This is a re-post of my suggestions for stocking stuffers — every bit as useful this year as last.
Everything on this list makes an excellent stocking stuffer and welcome addition to the kitchens of home entertainers. (Well, the grill press would need a very sturdy stocking and the Repositonable Labels a very wide stocking.) The side margins of At Home by Steve Poses are filled with advice like this on equipment as well lots of other advice designed to inform and inspire.
1. Dough Scraper
I use my dough scraper to scoop up and transfers chopped vegetables from my cutting board to bowl or pan. I also use it keep my prep area clean and tidy. It is an invaluable assistant. I would not think about prepping vegetables without it. See my Setting Up for Prep on Page 21 of At Home or see the dough scraper in action on my Setting Up For Prep video. View Video.
2. Stainless Kitchen Tongs (Spring-Action)
Everyone needs a pair of stainless steel spring-loaded kitchen tongs. Kitchen tongs are an extension of my hands when handling anything hot. Much more handy than a kitchen fork or spatula. Read more about how I use Kitchen Tongs on page 182 of At Home.
These super-sharp graters come in a variety of sizes. They are perfect lemon zesters — removing only the zest and leaving behind the bitter white pithe. I use my microplane to grating a little nutmeg or big hunk Reggiano Parmesan. Read more about Microplanes on page 129 of At Home.
4. Instant Read Thermometer
Thermometers are your x-ray vision. They enable you to see inside anything you can poke and tell you the temperature. Use them to tell if your premium sirloin steak on the grill is medium rare and if your Mac ‘n Cheese heating in the oven is sizzling hot inside. Read more about X-ray Vision: Instant Read Thermometers on page 167 of At Home.
5. Electric Spice Grinder
The best way to extract maximum flavor from spices is to toast whole seeds and pods in a dry pan over moderate heat until they release their fragrance, allow to cool and then grind in an electric spice grinder. (These are commonly sold as coffee grinders.) I regularly grind small batches of black peppercorns and keep a small wooden box of fresh ground pepper next to my stove. I strongly advise against ever using pre-ground pepper!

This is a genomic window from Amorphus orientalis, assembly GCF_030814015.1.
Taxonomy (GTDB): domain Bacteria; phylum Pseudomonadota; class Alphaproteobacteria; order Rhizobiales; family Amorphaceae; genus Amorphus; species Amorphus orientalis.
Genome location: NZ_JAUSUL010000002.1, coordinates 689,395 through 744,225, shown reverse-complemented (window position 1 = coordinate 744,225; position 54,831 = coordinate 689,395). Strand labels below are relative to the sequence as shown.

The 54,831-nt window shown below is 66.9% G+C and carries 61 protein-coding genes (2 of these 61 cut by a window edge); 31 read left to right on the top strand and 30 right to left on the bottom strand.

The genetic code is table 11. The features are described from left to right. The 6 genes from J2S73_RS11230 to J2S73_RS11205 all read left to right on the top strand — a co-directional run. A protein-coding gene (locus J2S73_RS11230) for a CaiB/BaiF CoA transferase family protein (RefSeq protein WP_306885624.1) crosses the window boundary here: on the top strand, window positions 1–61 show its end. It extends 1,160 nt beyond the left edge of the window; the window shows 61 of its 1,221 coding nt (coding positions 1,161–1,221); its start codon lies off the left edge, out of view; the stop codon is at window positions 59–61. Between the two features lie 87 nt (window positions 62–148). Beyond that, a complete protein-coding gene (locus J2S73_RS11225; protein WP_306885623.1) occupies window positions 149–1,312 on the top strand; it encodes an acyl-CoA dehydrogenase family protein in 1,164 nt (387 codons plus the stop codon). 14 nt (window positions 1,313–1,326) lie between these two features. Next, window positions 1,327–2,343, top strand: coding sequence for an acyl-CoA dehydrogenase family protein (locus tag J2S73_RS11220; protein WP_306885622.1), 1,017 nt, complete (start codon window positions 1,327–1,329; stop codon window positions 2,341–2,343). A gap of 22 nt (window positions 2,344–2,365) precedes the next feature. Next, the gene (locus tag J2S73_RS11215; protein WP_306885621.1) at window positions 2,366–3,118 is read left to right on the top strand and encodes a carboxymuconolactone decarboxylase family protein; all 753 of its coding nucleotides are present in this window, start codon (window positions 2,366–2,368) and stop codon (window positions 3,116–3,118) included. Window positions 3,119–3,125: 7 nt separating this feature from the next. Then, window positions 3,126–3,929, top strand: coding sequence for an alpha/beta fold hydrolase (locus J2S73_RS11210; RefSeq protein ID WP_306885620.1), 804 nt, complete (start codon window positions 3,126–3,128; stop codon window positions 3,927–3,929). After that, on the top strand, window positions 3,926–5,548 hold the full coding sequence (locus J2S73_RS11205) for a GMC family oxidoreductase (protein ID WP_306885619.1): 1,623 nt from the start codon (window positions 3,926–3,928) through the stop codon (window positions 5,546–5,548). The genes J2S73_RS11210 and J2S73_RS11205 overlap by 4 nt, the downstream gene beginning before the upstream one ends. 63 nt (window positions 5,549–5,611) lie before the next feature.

6. Juice Reamer
A juice reamer – typically wood – is about 5 inches long with a pointed end with grooves along its sides. This turns out to be the ideal shape to extract juice from a lemon or lime — much more effective than squeezing.
7. Repositionable Labels
Repositionable Labels are Post-It’s for Kitchen Professionals and an indispensable tool for the Organized Entertainer. I use them for everything from making and arranging my prep tasks, arranging (and re-arranging) my work schedule — allayed on my refrigerator or kitchen cabinets — to labeling my platters and bowls so I know what goes in what. Make sure you get the removable type. Pictured here are Avery #6460. For a fuller explanation see Page 12 of At Home. In addition to a pretty bow, you may need to include some explanation as to why in the world you would give these as a gift. But trust me, they will revolutionize the life of an entertainer.
8. Flexible Fish Spatula
People unnecessarily fear cooking fish. Turning a fish filet in a pan can be a challenge — unless you have one of these flexible fish spatulas.
9. Silcone Pastry/Basting Brush
Silicone pastry brushes are ideal for basting as they remain pliable while holding up to heat. They also are simple to wash in the dishwasher.
10. Grill Press
This weight with a stay-cool wooden handle improves and speeds your grilling by pressing against the top of whatever you are grilling, increasing contact of the underside with the grill and helping form a better grill marks and crust. Also excellent for cooking burgers in a pan or grilled cheese.
11. Remote Oven Thermometer with Alarm
The only infallible way to know whether a roast is done is to know its internal temperature. Using a guide of minutes per pound is just not reliable because oven temperatures are often not true and roasting time depends on the starting temperature of what you are roasting. (Ideally you should bring a roast to room temperature before roasting.) Certainly you can use a simple meat thermometer and check often, but these useful gadgets have a probe that goes inside the roast and an external thermometer that sounds the alarm when you have reached your programmed temperature.
The less you have to think about and remember when cooking the better. Read about The Value of a Timer of Timer on Page 159 of At Home.
At Home – The Perfect Gift f
Of course, the best gift you could give would be At Home — the book with the companion website. But at 500 pages and three plus pounds, it surely would not fit in a stocking. At Home is not available in bookstores but only at our on line store or at Coopermarket at 302 Levering Mill Road in Bala Cynwyd and the Joseph Fox Bookshop at 1728 Sansom Street in Philadelphia.
Thank you for visiting.
Your Home Entertaining Coach